Senate Banking Committee Approves GSE Reform Bill - Financial Regulation Relief Moves Forward

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Senate Banking Committee Approves GSE Reform Bill

(Editor's Note: MHCO has been working with the Oregon Congressional Delegation to move this Federal Legislaton forward in Washington DC. If you contacts with any of the members or staff of the Oregon Congressional delegation please let the MHCO office know. This is a very important piece of Federal Legislation and we do not want to miss any opportunity to help pass this legislation. Thank you.)

On May 15th, the Senate Banking Committee approved legislation (currently unnumbered) on a 13-9 vote that would eliminate Fannie Mae, Freddie Mac and overhaul the nation's secondary housing finance market.

The bill, authored by Chairman Tim Johnson (D-SD) and ranking member Mike Crapo (R-ID), now moves to the full Senate. A floor vote this year appears unlikely after several key Democrats on the panel voted against the plan out of concern that it goes too far in eliminating the current system and does not do enough to preserve affordable housing finance options.

The bill expands on legislation introduced last year by Sens. Bob Corker (R-TN) and Mark Warner (D-VA) and replaces Fannie Mae and Freddie Mac with a system where the government would explicitly guarantee big losses in the housing market but that relies on the private sector to play a larger role than it currently does in funding new mortgages.

Included in the Johnson-Crapo bill are provisions explicitly requested by MHI that would allow manufactured home loans, including those secured by personal property, full access to the newly envisioned secondary market system.

Included in the legislation is a provision requiring the Consumer Financial Protection Bureau (CFPB) to review the impact HOEPA High-Cost Mortgage and Loan Originator provisions are having on credit availability in the manufactured housing market. The language also directs the Government Accountability Office (GAO) to complete a study on how these provisions impact credit available to those seeking to purchase manufactured housing. The provisions, which were requested by Sen. Joe Manchin (D-WV), were adopted during mark up.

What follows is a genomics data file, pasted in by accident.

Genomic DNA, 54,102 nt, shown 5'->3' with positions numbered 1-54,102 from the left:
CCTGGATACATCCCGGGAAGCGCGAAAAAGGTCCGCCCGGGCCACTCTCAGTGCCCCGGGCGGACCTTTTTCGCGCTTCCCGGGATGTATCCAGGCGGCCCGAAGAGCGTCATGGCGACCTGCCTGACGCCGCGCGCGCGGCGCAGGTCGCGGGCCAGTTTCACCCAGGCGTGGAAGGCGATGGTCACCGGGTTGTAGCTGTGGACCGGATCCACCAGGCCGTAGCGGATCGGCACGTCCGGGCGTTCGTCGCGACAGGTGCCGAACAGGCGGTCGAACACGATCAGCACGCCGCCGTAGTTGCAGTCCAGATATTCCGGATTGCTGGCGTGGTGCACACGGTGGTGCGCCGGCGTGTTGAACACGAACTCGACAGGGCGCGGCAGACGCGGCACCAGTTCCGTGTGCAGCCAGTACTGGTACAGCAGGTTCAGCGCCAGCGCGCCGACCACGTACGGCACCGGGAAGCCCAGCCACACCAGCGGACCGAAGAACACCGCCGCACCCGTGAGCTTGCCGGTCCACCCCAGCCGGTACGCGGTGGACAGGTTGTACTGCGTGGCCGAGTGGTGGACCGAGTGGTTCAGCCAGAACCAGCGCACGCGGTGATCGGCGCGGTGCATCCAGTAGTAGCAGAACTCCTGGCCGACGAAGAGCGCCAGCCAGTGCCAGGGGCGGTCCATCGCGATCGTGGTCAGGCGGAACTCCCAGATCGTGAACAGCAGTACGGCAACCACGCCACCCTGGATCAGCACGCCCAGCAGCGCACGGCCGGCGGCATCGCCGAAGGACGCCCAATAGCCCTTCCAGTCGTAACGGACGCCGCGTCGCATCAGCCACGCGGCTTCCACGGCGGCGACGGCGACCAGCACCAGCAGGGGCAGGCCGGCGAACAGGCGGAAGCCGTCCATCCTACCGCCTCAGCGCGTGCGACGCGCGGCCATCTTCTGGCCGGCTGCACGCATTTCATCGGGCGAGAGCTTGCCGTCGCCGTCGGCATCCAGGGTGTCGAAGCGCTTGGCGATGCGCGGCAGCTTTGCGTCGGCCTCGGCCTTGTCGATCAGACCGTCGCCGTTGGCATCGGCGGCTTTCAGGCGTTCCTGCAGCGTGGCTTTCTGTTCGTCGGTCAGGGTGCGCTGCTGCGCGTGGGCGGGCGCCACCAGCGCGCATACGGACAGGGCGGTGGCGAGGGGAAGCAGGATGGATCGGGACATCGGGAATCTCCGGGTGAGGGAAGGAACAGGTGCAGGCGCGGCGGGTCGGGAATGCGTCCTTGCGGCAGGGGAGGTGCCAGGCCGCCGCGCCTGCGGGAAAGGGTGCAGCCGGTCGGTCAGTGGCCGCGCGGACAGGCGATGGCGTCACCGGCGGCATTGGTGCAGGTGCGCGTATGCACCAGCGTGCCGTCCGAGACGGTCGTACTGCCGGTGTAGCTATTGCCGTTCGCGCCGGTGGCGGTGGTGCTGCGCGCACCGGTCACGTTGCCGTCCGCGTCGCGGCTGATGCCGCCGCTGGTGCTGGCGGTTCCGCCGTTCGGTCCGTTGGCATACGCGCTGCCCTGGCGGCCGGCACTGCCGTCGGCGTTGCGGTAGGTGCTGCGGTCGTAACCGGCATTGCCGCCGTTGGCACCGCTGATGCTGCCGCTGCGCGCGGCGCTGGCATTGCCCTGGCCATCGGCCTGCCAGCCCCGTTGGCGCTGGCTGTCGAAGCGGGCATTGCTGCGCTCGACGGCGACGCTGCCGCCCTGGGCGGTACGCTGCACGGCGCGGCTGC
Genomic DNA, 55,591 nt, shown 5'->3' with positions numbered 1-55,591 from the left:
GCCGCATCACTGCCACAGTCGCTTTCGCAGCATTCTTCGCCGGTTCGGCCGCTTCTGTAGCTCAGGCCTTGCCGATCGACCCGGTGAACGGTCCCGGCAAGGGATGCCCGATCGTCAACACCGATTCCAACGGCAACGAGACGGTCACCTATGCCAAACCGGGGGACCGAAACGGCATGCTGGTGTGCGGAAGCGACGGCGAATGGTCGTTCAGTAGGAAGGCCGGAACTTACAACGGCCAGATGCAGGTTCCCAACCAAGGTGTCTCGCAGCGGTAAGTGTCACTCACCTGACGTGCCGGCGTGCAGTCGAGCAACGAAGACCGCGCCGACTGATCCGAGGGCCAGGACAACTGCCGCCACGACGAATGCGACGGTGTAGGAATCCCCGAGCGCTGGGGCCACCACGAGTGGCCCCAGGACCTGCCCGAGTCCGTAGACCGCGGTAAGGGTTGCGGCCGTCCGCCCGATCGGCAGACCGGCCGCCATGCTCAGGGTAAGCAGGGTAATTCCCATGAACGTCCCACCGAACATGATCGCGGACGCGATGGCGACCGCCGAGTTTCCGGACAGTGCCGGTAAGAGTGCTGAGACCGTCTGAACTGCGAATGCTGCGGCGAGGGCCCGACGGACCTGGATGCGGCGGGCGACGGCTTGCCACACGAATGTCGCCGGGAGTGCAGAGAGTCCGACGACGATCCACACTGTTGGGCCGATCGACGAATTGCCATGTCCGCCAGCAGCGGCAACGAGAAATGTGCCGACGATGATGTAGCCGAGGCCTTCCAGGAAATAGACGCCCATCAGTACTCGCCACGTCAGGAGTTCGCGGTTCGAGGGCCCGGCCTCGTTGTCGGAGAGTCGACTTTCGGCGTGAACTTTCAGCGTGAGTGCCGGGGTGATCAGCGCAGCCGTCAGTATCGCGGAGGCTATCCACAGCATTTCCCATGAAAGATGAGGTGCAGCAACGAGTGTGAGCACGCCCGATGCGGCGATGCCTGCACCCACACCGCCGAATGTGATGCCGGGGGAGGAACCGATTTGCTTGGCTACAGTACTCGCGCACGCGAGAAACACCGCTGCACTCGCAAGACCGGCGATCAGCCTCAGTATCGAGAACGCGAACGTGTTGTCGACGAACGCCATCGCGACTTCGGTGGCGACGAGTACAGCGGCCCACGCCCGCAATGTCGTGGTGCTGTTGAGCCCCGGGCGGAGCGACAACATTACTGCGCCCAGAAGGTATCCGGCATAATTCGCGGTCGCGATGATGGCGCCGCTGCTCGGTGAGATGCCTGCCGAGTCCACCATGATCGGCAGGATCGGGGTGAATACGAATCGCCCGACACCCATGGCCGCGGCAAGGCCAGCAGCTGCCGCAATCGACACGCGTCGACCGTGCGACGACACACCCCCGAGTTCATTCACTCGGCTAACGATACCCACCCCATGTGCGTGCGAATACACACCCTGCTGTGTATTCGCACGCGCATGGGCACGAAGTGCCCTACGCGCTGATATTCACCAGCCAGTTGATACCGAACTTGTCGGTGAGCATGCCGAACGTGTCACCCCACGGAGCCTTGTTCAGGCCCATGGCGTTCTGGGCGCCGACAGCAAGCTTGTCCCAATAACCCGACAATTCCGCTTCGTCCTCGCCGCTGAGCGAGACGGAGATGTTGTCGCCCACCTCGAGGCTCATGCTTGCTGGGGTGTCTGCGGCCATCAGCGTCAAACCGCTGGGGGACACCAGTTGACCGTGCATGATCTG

Despite strong objections from majority members of the committee over any efforts to include Dodd-Frank-related amendments, the Manchin provisions represented a compromise approach and will serve to ensure that the CFPB remains focused on the need to provide the manufactured housing market with relief from recent rulemakings.

Committee Prepares for Recorded Vote on Manufactured Housing Legislation

On May 22nd, the House Financial Services Committee is scheduled to take recorded votes on a number of measures reforming portions of the Dodd-Frank Act. Included in this will be the Preserving Access to Manufactured Housing Act (H.R. 1779).

The committee marked up a number of measures on May 7th. H.R. 1779 was approved by voice vote, but a recorded vote was requested. While the measure is expected to formally be approved by the committee next week, the recorded vote is an opportunity to underscore the bipartisan support that exists for the bill. Once approved by the committee, the measure will await floor consideration.

During the mark up, the measure received bipartisan support from the committee's ranking member Maxine Waters (D-CA) and bill cosponsor Rep. Terri Sewell (D-AL). Others speaking in strong support of the measure included Financial Services Committee Chairman Jeb Hensarling (R-TX) and Reps. Andy Barr (R-KY), Shelley Moore Capito (R-WV), and Steve Pearce (R-NM).

The bill would amend the Dodd-Frank Wall Street Reform and Consumer Protection Act (Dodd-Frank) to change the criteria by which home loans are classified "high-cost" while keeping in place strong consumer protections. Sponsored by Representatives Stephen Fincher (R-TN), Bennie Thompson (D-MS), and Gary Miller (R-CA), the bill is cosponsored by 113 House Members on both sides of the aisle.

The legislation would also clarify that manufactured home retailers and salespersons would not be considered loan originators unless they receive compensation from a lender, mortgage broker or loan originator. The CFPB "loan originator" definition effective since January, is based on traditional mortgage market roles that do not equate with the business model of the manufactured housing industry, including lending and retail sales practices. Without this clarification, manufactured home buyers will be unable to receive guidance on the limited manufactured home financing resources available.